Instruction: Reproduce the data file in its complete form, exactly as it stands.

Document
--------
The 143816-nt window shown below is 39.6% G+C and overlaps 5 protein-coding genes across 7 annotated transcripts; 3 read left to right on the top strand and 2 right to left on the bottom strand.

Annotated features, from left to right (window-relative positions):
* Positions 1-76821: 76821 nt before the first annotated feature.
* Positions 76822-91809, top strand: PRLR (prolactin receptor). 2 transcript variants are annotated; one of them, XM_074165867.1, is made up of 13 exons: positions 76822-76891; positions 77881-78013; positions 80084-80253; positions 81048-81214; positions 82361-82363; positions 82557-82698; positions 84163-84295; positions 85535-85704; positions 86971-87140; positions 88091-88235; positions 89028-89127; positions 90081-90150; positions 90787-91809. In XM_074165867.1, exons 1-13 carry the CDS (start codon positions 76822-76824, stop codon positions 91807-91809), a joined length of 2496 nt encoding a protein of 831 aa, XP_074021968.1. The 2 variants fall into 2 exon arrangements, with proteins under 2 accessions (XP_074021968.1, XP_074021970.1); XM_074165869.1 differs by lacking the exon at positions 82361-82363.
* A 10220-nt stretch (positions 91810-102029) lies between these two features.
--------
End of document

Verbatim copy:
The 143816-nt window shown below is 39.6% G+C and overlaps 5 protein-coding genes across 7 annotated transcripts; 3 read left to right on the top strand and 2 right to left on the bottom strand.

Annotated features, from left to right (window-relative positions):
* Positions 1-76821: 76821 nt before the first annotated feature.
* Positions 76822-91809, top strand: PRLR (prolactin receptor). 2 transcript variants are annotated; one of them, XM_074165867.1, is made up of 13 exons: positions 76822-76891; positions 77881-78013; positions 80084-80253; positions 81048-81214; positions 82361-82363; positions 82557-82698; positions 84163-84295; positions 85535-85704; positions 86971-87140; positions 88091-88235; positions 89028-89127; positions 90081-90150; positions 90787-91809. In XM_074165867.1, exons 1-13 carry the CDS (start codon positions 76822-76824, stop codon positions 91807-91809), a joined length of 2496 nt encoding a protein of 831 aa, XP_074021968.1. The 2 variants fall into 2 exon arrangements, with proteins under 2 accessions (XP_074021968.1, XP_074021970.1); XM_074165869.1 differs by lacking the exon at positions 82361-82363.
* A 10220-nt stretch (positions 91810-102029) lies between these two features.